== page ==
[time-nuts] Looking for GPSDO for home use

Chris Albertson albertson.chris at gmail.com
Tue Apr 15 18:33:53 UTC 2014

If you are looking to build your first GPSDO.  I'd go with the simplest one
first.  I had a goal to build and document one that did not require a
custom PCB or programmed chip or any special test equipment other then a
DMM and a scope with price well under $50.  I've beat the price by a lot
but not documentation yet.

My Arduino based GPSDO is back in operation.  It is literally the simplest
one that can still work.    It's about $8 in parts but I've disconnected
one of the external chips and will try removing the remaining one.  The
total BOM then will be just a bare Arudion Pro Mini, three resisters and
two capacitors for about $4.

It is back up and running now for about 12 hours.  I have the output of the
simple GPSDO and the 10MHz signal from a Trimble Thunderbolt both up on my
dual trace scope.   The two 10MHz signals do move slowly relative tone
another.  It will move to the right for 20 or 30 minutes then moves back
left.   But it is already better than you'd need to calibrate a frequency

The little AVR chip inside the Adruino has all the hardware you need, a
fast counter that can be captured with a raising edge of a pulse and
several DACs and ADCs.  That is all I'm using right now.   In the past
people used to have to build this using small scale ICs. (maybe 74xxx type)
    There are at least a half dozen ways to make this better.   The goal of
this project is to see which makes the most difference and order them by
"bang per buck"

On Tue, Apr 15, 2014 at 11:03 AM, Tom Van Baak <tvb at leapsecond.com> wrote:

> Dave,
> If you're just calibrating a frequency counter you may not need a GPSDO. A
> simple GPS 1PPS is all you need; just measure the time from the 1PPS to the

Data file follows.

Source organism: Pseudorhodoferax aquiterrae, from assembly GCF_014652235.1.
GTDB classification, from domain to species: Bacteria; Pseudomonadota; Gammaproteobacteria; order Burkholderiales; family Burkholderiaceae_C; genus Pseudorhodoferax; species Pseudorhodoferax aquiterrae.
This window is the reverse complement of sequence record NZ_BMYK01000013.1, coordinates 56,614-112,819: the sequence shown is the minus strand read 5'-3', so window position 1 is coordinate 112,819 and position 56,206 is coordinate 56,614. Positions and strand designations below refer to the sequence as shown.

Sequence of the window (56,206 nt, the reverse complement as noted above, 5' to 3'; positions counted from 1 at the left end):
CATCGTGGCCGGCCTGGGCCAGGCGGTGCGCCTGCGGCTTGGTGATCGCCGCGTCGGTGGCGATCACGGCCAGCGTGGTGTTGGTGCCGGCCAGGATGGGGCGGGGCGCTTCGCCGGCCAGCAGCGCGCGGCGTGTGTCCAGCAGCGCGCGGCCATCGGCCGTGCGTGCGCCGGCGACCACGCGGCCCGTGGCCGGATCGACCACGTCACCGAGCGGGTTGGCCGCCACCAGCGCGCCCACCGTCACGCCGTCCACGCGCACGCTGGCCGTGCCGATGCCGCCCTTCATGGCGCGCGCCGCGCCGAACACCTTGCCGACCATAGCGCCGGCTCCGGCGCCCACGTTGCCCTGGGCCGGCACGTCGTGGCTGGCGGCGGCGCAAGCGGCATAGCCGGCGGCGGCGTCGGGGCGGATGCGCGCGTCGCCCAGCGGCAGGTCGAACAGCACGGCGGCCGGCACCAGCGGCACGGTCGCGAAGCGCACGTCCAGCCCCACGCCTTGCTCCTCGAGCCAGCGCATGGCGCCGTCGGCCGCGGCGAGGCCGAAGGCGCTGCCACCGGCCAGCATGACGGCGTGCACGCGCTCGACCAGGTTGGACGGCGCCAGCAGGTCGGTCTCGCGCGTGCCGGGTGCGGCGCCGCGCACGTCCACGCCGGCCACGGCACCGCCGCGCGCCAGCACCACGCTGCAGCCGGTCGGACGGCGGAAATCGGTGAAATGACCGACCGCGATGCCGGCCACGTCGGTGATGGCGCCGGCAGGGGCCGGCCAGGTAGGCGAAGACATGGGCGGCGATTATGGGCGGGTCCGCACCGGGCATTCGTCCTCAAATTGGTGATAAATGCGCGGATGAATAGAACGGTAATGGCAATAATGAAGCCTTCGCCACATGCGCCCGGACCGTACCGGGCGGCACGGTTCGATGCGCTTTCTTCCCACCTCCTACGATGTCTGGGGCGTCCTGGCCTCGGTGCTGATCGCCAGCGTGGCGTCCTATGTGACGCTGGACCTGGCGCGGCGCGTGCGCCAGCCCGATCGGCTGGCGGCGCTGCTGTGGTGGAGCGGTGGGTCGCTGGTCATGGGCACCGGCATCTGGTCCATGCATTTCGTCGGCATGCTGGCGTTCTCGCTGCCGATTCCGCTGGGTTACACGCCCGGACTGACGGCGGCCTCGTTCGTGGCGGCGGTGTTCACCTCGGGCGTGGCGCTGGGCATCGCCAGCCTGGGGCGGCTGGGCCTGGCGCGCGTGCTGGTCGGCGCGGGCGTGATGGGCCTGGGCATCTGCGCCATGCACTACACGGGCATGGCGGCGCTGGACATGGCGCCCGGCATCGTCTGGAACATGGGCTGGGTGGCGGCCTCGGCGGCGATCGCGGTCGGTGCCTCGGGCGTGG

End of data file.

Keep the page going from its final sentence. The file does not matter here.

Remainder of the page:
> 10 MHz, wait a minute or an hour or a day and do it again. This will show
> you the time drift, from which you can calculate the frequency error.
> Still, having a 10 MHz GPSDO available is usually more convenient, so I
> would not talk you out of it.
> If you don't want to spend time to design your own GPSDO, or to build one
> of the dozen homebrew projects on the web, I would recommend you get a
> Trimble Thunderbolt. They are as turn-key as you can get, but also allow
> great hacking if you so choose.
> I have some left over from the group buy. If you're interested contact me
> off-list.
> Thanks,
> /tvb
> ----- Original Message -----
> From: "David Feldman" <wb0gaz at yahoo.com>
> To: <time-nuts at febo.com>
> Sent: Tuesday, April 15, 2014 8:27 AM
> Subject: [time-nuts] Looking for GPSDO for home use
> >
> > I found this reflector after searching for GPSDO that would be suitable
> for individual purchase/use. Each time I found an article about GPSDO
> projects, that lead me to a surplus GPS module that is either no longer
> available, not current production, undocumented, or otherwise difficult to
> source. I don't mind doing my own building/integration, and am not adverse
> to starting with a used or suplus component, I'm not sure where to start in
> terms of sourcing the GPS module/antenna/etc. My main need is for something
> to serve as a primary frequency standard (i.e., 10 MHz output) I can use to
> set a voltage controlled OCXO I just installed in my (otherwise cheap
> chinese) frequency counter. It seems there are some modules that have/had
> 10 kHz output; that would work too. Even 1 PPS output seems like a workable
> starting point, but at the expense of a different and/or more difficult
> path to get to a 10 MHz reference signal I seek.
> >
> > Any advance or pointer to source (reasonable cost, whatever that means!)
> would be appreciated.
> >
> > Thanks!
> >
> > Dave
> > wb0gaz at yahoo.com
> >
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Chris Albertson
Redondo Beach, California

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